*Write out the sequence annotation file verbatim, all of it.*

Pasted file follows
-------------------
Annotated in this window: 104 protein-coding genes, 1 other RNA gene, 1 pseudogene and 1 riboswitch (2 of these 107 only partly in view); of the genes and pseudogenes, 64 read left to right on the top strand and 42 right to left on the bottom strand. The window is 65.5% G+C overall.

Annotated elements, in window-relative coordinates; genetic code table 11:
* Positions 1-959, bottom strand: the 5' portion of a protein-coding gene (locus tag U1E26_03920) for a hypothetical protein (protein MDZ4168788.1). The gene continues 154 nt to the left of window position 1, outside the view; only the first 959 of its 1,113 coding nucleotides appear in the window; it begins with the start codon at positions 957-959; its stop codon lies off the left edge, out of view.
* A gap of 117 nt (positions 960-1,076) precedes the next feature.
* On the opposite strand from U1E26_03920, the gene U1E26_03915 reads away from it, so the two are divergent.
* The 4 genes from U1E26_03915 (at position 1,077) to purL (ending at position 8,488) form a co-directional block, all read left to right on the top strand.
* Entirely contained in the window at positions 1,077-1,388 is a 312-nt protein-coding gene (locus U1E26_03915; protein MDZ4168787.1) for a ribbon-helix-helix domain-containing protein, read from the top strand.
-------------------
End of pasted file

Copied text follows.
Annotated in this window: 104 protein-coding genes, 1 other RNA gene, 1 pseudogene and 1 riboswitch (2 of these 107 only partly in view); of the genes and pseudogenes, 64 read left to right on the top strand and 42 right to left on the bottom strand. The window is 65.5% G+C overall.

Annotated elements, in window-relative coordinates; genetic code table 11:
* Positions 1-959, bottom strand: the 5' portion of a protein-coding gene (locus tag U1E26_03920) for a hypothetical protein (protein MDZ4168788.1). The gene continues 154 nt to the left of window position 1, outside the view; only the first 959 of its 1,113 coding nucleotides appear in the window; it begins with the start codon at positions 957-959; its stop codon lies off the left edge, out of view.
* A gap of 117 nt (positions 960-1,076) precedes the next feature.
* On the opposite strand from U1E26_03920, the gene U1E26_03915 reads away from it, so the two are divergent.
* The 4 genes from U1E26_03915 (at position 1,077) to purL (ending at position 8,488) form a co-directional block, all read left to right on the top strand.
* Entirely contained in the window at positions 1,077-1,388 is a 312-nt protein-coding gene (locus U1E26_03915; protein MDZ4168787.1) for a ribbon-helix-helix domain-containing protein, read from the top strand.